If you ask for a special appointment, are you obligated to buy wine? Not absolutely, but it's certainly an appropriate gesture to purchase a bottle or two, if not a case, if the winery has clearly gone out of its way to serve you. Many European wineries assume that the purpose of a visit is to taste and purchase wine. If a winery offers a public tasting room, though, then you're welcome to taste under no pressure to buy.

Summing up, wineries are in the business of making wine to sell, and by and large, most of them are proud of what they make. They like to show it off, and they like it when you buy. Touring wineries, meeting the wine makers and tasting what they make is an important part of the fun of wine, and there's no need to be shy about taking advantage.

Now, here's a wine from one of my favorite travel destinations, the Southern Rhone, where I'll be traveling with a small but merry band next month on our annual French Wine Explorers tour. Pont d'Avignon, named after the historic Roman bridge that inspired the familiar children's song, is the latest bid by the folks at California's E&J Gallo to place a product in just about every possible niche in the wine market. A Cotes-du-Rhone made for Gallo by a Rhone valley grower cooperative that also helped launch its Red Bicyclette label last year, this one appears aimed at a somewhat more sophisticated wine-enthusiast market, although the bright, uncluttered label seems designed - like Red Bicyclette - to be attractive to consumers seeking easy access to French wine. Pont d'Avignon was launched in the U.S. in March, and is just now starting to turn up widely at retail. Only 8,000 cases of the 2003 were released, but watch for production to rise dramatically in future vintages.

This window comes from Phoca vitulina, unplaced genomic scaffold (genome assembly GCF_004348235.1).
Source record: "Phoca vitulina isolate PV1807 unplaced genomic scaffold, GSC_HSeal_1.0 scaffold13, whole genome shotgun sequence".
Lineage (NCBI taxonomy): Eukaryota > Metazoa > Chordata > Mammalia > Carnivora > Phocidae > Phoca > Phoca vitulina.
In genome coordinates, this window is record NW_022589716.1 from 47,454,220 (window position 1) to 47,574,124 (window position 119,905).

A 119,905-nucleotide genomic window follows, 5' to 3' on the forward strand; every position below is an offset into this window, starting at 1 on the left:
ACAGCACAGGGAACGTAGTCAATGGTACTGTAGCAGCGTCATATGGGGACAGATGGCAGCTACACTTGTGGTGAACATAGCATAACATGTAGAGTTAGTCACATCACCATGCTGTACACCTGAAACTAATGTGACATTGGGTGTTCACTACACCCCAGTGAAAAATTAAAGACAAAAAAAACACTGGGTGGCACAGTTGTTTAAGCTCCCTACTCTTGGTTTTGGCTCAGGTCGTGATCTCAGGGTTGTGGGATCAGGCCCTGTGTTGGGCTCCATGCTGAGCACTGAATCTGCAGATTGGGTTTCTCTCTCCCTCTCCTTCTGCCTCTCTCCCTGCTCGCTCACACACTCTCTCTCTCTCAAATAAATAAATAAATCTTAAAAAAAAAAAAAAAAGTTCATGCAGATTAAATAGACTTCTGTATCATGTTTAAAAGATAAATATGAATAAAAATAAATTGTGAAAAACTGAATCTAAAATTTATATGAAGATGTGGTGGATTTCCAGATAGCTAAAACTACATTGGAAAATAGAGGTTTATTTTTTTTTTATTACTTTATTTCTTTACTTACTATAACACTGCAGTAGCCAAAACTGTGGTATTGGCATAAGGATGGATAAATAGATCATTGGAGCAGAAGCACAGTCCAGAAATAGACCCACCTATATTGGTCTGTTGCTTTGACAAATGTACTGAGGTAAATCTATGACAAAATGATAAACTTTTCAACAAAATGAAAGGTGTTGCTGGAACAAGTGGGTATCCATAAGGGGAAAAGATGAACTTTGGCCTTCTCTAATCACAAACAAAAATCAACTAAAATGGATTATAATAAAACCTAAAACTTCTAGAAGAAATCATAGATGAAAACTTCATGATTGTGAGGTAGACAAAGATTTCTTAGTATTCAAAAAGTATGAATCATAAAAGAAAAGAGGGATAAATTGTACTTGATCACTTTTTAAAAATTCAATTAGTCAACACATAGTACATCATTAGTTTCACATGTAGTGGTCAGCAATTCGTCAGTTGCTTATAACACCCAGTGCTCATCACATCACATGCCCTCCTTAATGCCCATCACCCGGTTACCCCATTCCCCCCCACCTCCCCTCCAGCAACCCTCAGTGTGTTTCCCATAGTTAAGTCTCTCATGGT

Pont d'Avignon Pont d'Avignon 2003 Cotes du Rhone ($15)

Two-thirds of this wine is Syrah and one-third Grenache, making an unusually Syrah-heavy blend that shows itself in a very dark blackish-purple color and a hint of menthol behind very ripe red-berry fruit. A burst of ripe and juicy fruit opens up on the palate, lifted by snappy acidity and just a hint of drying tannins. Typical of the 2003 vintage in the region, it's full and forward and rather "Californian" in style, a non-traditional but easy-drinking Rhone red. U.S. importer: Pont d'Avignon USA (Gallo), Hayward, Calif. (April 2, 2005)

FOOD MATCH: Its ripe and forward fruit went well with the bold flavors of fresh rapini and Italian sausage over cheese polenta.

VALUE: In an exception to my usual buy-local rule, I got this sample from the winery in order to have an early look at Gallo's latest venture, so the price listed is "manufacturer's suggested retail." Many wine shops will undersell it by a dollar or two, at which price it's certainly competitive with other 2003 Cotes-du-Rhones.

WHEN TO DRINK: It should hold for a few years but won't really improve with cellar time.

Pont d'Avignon = "Pawn Dah-veen-yawn"
Cotes-du-Rhone = "Coat doo Roan"

It appears that Pont d'Avignon hasn't made it into Gallo's Website yet, but here's an interesting page with promotional information and links to seven other wineries that Gallo currently has in its portfolio of imports: Bella Sera, Da Vinci and Ecco Domani from Italy, Red Bicyclette from France, Black Swan and McWilliams Hanwood Estate from Australia and Whitehaven from New Zealand.

A limited number of vendors at this point have Pont d'Avignon listed on